The current economic crisis is already long enough so that we can begin to take stock of its influence on many aspects of daily life. Not only do we control spending on leisure and non-essential goods, but we also restrict visits to the dentist and the ophthalmologist, and this has a negative impact on our well-being and health.

According to data provided by the General Council of Opticians and Optometrists Associations, opticians have seen their turnover reduced by 25 percent in the last three years. However, they have sold more preassembled glasses to correct presbyopia that, as the experts point out, although they are very economical, they can cause headaches, dizziness and fatigue when reading, if they are used continuously. This is because standard measures are used to manufacture them, measures that only coincide with a small percentage of people with this visual disorder.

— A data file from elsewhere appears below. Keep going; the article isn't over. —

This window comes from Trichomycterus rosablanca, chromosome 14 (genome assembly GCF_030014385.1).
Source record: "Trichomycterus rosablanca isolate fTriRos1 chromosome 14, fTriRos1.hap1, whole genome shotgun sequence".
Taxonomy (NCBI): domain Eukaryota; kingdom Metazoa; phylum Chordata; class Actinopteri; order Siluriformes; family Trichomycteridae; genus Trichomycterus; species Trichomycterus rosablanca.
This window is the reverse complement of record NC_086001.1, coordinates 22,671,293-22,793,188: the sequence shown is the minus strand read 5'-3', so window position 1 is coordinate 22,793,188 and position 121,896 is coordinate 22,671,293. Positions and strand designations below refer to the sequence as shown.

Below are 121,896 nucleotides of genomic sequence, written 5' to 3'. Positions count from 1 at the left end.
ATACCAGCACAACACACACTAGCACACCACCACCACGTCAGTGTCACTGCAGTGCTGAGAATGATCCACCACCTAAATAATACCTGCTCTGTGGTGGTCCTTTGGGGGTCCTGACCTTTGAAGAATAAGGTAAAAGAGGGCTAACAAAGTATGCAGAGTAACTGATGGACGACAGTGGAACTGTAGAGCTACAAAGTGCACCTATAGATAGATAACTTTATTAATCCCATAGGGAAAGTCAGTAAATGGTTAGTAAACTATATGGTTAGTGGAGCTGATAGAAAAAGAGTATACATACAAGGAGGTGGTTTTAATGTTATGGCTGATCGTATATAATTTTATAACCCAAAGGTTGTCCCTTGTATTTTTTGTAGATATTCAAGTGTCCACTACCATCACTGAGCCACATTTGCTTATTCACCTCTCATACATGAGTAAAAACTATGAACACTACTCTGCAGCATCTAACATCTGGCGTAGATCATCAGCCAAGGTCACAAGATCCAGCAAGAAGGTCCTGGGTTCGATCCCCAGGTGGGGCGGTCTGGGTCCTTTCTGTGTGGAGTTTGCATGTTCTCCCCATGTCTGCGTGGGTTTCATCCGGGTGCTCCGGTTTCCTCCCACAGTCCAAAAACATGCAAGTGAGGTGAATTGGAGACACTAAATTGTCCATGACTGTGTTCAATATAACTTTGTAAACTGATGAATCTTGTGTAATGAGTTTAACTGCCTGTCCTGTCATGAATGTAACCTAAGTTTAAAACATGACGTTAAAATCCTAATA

Experts warn that not updating the prescription glasses or contact lenses with the necessary frequency can have serious consequences, from problems to drive or to develop correctly the work activity, to school failure in the case of children, when the lack of vision quality decreases their academic performance. In fact, a quarter of children of school age have some visual defect that can affect their ability to learn.

And is that the type of graduation generally varies over time; thus, people with presbyopia, for example, may need a review approximately every two years, while children, who are in full development, should go to the optician-optometrist at least once a year. In addition, the increasingly frequent use of computers, mobile phones, e-books and tablets, both in the workplace, at school or at home, makes any visual defect, however slight, can cause discomfort, that can be easily avoided with proper visual correction.

Source: General Council of Colleges of Opticians-Optometrists

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